Educado por la corriente de música antigua en Holanda, que ha servido de inspiración a multitud de músicos, el joven violista y director de origen australiano Simon Murphy obtuvo sus primeras experiencias en este campo interpretando con prestigiosas orquestas holandesas y europeas especializadas en instrumentos de época, entre ellas la Orquesta del Siglo XVIII. También fue el violista del Amsterdam String Quartet antes de fundar su propia orquesta especializada, The New Dutch Academy (Nueva Academia Holandesa, NDA) en 2002.

Bajo la dirección de Murphy, la NDA ha ganado premios y numerosos elogios por parte de la prensa y fundaciones musicales, por su acercamiento fresco y vibrante al repertorio, interpretación y presentación de la música antigua.

Murphy (Sydney, 1973) obtuvo su título universitario en Bellas Artes, Musicología e Interpretación en la Universidad de Sydney, antes de trasladarse a Holanda, donde estudió y trabajó con Alda Stuurop, Gustav Leonhardt y Frans Brüggen. Como director y solista de cámara, Murphy ha interpretado a lo largo de Europa, América, Asia y Australia. A lo largo de su carrera ha grabado más de 50 discos.

Murphy es conocido tanto por su entusiasta y energético acercamiento a la música como por sus proyectos multidisciplinarios que tienen como objetivo proporcionar una nueva apreciación hacia la música, arte y cultura del siglo XVIII. Simon Murphy ha hecho mucho por revivir la infravalorada e ignorada música sinfónica, especialmente de los epicentros musicales que fueron Mannheim y los Países Bajos en el siglo XVIII, y actualmente ha tenido éxito en completar una reconstrucción del “violoncello de Bach”, conocido como Cello Piccolo o Viola Pomposa, un instrumento con el que Murphy da recitales con regularidad.

Simon Murphy coopera habitualmente con la radio y televisión europeas para conciertos emitidos en directo y documentales, trabajando con, entre otros, AVRO, NPS, RNW, Hessischer Rundfunk, Radio Deutschland y RAI, también con la EBU para la emisión simultánea mundial de los eventos. Simon Murphy ha dirigido conciertos en las salas más importantes en su país de adopción, Holanda, incluyendo la Concergebouw de Ámsterdam, De Doelen en Rotterdam y el Vredenburg en Utrecht, y ha actuado en prestigiosos festivales de música europeos, incluyendo los de Ámsterdam, Utrecht, La Haya, Bruselas, Gante, Brühl, Halle, Weimar, Bad Arolsen, Potsdam y Roma.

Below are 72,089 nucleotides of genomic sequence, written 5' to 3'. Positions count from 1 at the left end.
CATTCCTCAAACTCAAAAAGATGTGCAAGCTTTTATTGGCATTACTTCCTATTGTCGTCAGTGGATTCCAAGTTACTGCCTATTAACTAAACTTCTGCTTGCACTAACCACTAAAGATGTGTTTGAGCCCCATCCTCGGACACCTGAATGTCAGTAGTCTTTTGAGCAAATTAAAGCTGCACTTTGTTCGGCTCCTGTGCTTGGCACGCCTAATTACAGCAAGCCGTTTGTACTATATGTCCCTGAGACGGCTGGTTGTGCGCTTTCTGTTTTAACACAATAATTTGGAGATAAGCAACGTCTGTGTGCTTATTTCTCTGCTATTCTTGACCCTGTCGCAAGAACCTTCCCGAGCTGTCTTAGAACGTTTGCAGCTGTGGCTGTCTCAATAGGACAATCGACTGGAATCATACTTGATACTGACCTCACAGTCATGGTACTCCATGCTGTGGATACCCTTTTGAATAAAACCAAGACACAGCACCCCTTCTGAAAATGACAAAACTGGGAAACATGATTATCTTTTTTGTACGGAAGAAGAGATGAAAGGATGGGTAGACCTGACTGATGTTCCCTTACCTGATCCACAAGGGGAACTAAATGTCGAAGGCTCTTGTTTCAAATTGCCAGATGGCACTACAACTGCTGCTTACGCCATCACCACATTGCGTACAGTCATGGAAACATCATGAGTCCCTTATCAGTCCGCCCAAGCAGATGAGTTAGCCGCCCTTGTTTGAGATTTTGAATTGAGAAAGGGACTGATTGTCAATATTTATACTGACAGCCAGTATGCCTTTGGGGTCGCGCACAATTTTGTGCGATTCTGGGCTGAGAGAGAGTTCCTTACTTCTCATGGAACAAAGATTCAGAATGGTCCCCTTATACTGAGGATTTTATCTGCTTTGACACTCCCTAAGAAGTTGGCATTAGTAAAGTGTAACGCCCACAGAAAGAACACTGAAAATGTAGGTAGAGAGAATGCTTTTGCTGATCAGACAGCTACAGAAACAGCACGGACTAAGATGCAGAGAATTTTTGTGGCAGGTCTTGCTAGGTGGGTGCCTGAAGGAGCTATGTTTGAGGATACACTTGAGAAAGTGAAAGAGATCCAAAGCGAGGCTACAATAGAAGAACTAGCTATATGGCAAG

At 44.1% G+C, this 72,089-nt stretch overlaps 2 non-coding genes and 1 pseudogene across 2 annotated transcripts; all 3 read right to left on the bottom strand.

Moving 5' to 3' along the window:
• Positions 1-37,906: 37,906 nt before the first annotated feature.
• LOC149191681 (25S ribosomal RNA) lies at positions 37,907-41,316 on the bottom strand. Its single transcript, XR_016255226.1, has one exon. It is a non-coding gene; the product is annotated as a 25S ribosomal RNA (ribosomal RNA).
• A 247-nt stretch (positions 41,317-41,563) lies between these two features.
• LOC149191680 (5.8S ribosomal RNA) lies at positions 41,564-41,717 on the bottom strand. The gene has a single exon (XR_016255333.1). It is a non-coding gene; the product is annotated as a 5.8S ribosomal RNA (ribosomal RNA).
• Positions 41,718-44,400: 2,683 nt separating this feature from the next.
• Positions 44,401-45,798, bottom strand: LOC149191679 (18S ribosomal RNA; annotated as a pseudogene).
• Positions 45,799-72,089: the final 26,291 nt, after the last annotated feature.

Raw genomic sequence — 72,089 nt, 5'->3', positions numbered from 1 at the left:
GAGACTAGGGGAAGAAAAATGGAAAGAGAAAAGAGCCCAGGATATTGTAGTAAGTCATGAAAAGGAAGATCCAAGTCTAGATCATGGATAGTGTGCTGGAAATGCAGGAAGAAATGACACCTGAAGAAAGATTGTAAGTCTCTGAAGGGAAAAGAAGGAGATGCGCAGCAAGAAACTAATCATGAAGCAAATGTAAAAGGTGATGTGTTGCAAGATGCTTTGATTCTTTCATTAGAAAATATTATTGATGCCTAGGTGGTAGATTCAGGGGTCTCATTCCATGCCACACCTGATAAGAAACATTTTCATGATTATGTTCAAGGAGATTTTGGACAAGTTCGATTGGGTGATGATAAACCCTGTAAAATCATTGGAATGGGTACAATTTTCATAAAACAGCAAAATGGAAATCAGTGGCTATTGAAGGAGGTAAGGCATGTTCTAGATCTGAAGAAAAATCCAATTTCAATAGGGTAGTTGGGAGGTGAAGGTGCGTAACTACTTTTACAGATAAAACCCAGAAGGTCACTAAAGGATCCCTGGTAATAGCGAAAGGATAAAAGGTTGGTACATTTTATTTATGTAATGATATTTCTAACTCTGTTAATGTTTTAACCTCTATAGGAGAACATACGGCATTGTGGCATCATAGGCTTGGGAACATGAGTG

Trabaja regularmente junto con el Ministerio de Asuntos Exteriores de Holanda, representando a este país y el Patrimonio Cultural Holandés a nivel internacional, y en su papel ha dirigido los conciertos de apertura del reciente “Mes de la Música Holandesa” de Sidney y la “Semana de la Música Holandesa” de Bruselas, y el concierto de inauguración de la Visita de Estado de Su Majestad la Reina Beatriz a Italia, en el palacio presidencial de Roma, el Palazzo Quirinale, evento que fue retransmitido en directo por radio y televisión.

Así mismo y junto con su faceta de director, Simon Murphy es un educador entregado a su trabajo. Ha impartido clases magistrales, talleres, conferencias escolares y conferencias-recitales en giras por Europa, Asia, Rusia, Escandinavia y más recientemente los EE.UU., donde fue invitado por la U.C.L.A. (Universidad de Los Ángeles, California) y el Getty Research Institute (Instituto Getty de Investigación) para dar una conferencia y concierto en el Getty Centre de Los Ángeles.